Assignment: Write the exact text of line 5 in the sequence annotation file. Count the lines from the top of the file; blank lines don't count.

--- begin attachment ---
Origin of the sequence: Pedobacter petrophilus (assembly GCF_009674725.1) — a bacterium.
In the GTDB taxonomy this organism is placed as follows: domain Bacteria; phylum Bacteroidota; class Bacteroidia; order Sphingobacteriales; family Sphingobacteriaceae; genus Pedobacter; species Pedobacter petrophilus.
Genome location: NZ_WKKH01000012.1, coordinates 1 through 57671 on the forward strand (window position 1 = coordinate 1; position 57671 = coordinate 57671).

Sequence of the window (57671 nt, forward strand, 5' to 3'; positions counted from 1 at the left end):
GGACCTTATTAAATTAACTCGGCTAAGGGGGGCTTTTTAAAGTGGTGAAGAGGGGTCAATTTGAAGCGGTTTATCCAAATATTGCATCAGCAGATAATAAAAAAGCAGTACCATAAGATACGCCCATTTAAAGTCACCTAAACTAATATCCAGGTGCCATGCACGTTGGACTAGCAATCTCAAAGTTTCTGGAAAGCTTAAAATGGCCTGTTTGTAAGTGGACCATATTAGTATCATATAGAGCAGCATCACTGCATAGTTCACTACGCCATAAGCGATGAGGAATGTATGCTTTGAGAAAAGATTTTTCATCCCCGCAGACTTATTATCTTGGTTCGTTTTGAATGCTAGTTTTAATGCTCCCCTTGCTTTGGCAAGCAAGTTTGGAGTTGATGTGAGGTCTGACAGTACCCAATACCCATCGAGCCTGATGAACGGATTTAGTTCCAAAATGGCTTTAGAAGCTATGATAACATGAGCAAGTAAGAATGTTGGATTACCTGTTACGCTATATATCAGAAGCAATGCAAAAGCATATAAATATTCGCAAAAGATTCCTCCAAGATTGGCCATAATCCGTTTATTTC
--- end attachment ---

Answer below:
GGACCTTATTAAATTAACTCGGCTAAGGGGGGCTTTTTAAAGTGGTGAAGAGGGGTCAATTTGAAGCGGTTTATCCAAATATTGCATCAGCAGATAATAAAAAAGCAGTACCATAAGATACGCCCATTTAAAGTCACCTAAACTAATATCCAGGTGCCATGCACGTTGGACTAGCAATCTCAAAGTTTCTGGAAAGCTTAAAATGGCCTGTTTGTAAGTGGACCATATTAGTATCATATAGAGCAGCATCACTGCATAGTTCACTACGCCATAAGCGATGAGGAATGTATGCTTTGAGAAAAGATTTTTCATCCCCGCAGACTTATTATCTTGGTTCGTTTTGAATGCTAGTTTTAATGCTCCCCTTGCTTTGGCAAGCAAGTTTGGAGTTGATGTGAGGTCTGACAGTACCCAATACCCATCGAGCCTGATGAACGGATTTAGTTCCAAAATGGCTTTAGAAGCTATGATAACATGAGCAAGTAAGAATGTTGGATTACCTGTTACGCTATATATCAGAAGCAATGCAAAAGCATATAAATATTCGCAAAAGATTCCTCCAAGATTGGCCATAATCCGTTTATTTC